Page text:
After two months of school takeovers and strikes, marches and more, there may be some light at the end of the Chilean student protests. Chilean President Sebastián Piñera announced on Sunday his willingness and commitment to exploring constitutional change for national education reform—something long demanded by the students.
He called the changes necessary in order for the country “to guarantee quality education for every child and young adult” and said the state must increase its resources to put an end to non-stop protests.
“The marches and the protests have already fulfilled their role; the message is already set in the heart of Chilean society,” Piñera told local press. “We have to move forward from diagnosis to solutions, from protest to action.”
Constitutional change has been one of the biggest demands of all the students, who have fought for education to be a universal and equitable right for every Chilean.
“According to the Constitution, education today is a right, but it’s not guaranteed by the state,” Universidad de Los Lagos Student Federation President Patricio Contreras told La Tercera.
A reform in the Constitution also coincides with the central aspects of the Social Agreement of Education, the students’ proposal to the government that they submitted to Education Minister Felipe Bulnes last week.
The proposal states that the government “should enshrine education as a fundamental right and a public good, where the state will be responsible for providing it, ensuring compliance with the principles of gratuity, universality and quality in preschool, primary and secondary education.”
Universidad de Chile Student Federation (FECH) President Camila Vallejo, meanwhile, said the students want a “clear and transparent view” of the key points in regards to possible constitutional changes.
“We want to know that they’re going to guarantee us the right of education because the President said last week that that education is a commodity, which is contrary to all we’ve understood about education, and our families are also demanding a guarantee,” Vallejo told press.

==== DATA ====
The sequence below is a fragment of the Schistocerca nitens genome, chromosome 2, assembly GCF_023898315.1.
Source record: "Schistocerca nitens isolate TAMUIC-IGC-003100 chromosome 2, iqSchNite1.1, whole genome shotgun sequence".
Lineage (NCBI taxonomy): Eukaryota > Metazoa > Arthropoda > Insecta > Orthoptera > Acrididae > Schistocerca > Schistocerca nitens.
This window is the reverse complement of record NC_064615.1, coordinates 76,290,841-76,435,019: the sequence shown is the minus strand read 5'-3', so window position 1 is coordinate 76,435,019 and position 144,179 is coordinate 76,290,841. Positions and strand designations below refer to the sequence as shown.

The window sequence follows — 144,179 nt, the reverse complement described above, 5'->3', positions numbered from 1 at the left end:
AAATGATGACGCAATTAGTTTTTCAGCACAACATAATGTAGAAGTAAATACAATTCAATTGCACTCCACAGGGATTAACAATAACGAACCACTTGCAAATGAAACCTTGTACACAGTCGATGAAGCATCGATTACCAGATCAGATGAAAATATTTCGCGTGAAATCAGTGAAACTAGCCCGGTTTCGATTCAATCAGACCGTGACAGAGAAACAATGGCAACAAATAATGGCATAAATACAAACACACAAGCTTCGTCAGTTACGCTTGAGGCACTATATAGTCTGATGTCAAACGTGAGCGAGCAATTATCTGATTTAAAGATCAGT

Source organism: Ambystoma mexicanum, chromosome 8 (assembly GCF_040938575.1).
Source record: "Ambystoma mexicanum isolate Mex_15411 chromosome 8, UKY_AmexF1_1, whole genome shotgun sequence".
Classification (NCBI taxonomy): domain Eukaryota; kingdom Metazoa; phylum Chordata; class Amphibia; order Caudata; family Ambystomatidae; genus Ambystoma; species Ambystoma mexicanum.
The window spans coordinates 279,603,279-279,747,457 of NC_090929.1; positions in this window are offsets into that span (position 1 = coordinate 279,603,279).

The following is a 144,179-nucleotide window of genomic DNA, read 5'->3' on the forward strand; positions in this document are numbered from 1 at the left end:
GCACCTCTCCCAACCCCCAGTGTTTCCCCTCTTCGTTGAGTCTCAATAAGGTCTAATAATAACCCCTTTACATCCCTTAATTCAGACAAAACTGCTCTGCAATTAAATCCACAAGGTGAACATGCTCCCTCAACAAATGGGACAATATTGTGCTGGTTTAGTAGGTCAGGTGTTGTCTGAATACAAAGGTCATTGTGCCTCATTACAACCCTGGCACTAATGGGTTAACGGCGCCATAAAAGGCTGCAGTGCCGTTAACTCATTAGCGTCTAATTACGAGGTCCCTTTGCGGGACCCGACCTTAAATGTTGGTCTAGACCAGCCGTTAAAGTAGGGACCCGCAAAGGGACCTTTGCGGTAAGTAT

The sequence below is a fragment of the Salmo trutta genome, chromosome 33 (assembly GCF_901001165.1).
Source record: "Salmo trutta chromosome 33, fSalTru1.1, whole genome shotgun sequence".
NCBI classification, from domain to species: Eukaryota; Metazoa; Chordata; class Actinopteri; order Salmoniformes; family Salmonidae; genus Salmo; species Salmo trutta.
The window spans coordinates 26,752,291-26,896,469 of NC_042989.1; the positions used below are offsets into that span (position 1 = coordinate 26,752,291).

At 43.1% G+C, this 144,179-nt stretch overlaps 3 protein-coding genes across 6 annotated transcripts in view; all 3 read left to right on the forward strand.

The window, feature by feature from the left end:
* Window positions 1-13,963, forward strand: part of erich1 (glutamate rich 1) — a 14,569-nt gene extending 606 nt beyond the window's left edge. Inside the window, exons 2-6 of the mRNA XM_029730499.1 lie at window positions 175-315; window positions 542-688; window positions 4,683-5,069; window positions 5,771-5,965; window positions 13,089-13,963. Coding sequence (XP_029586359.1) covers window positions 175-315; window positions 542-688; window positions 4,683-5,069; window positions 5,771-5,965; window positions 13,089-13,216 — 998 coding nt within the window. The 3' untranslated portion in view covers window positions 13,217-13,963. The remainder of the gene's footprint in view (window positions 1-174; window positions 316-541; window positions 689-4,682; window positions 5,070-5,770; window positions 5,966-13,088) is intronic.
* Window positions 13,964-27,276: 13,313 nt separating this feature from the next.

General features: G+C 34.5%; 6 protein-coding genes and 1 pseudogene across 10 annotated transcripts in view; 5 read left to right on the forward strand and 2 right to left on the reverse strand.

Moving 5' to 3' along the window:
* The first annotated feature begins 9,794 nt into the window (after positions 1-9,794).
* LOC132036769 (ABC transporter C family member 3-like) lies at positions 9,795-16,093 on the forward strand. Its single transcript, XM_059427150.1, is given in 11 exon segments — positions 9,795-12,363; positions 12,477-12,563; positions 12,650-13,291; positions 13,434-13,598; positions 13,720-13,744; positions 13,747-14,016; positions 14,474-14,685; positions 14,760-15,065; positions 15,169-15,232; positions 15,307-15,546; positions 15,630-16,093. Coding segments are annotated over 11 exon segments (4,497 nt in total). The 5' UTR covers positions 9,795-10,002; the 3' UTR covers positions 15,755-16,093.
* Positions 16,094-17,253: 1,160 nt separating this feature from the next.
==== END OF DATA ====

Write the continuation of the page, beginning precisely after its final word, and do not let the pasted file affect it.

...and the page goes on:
Vallejo said she and the other students will review all of the government’s points and discuss them before determining the movement’s future. All events already planned—including protests set for Aug. 4 and Aug. 21—will go on as scheduled, she added.
After Piñera made the announcement on Sunday, various government officials, including Senate Vice-President Juan Pablo Letelier, called the announcement an open door to new opportunities in the education debate.
“I listened to the government’s willingness to adopt a constitutional reform that had never been proposed before,” Letelier told La Tercera. “The state is going to ensure and take responsibility for guaranteeing this fundamental right of quality education that the Chilean youth receive.”
Still, one of the movement’s key demands is a constitutional amendment forbidding profit in the educational system – a demand that Piñera said the government won’t touch The only way of addressing profit would be through the creation of a Super-Intendancy of Higher Education, which would regulate funding of higher education institutions and enforce the 1981 law which prohibits profit in universities.
Student critics and others say owners of private universities triangulate business deals with real estate companies they also own in order to assure large profits on their investments in private universities.
Former Education Minister Joaquìn Lavìn reportedly made a profit of 20 million dollars when he sold his stake in the University of Desarrollo, a private university he helped found, prior to assuming his position at the Education Ministry.
By Nathan Frandino – The Santiago Times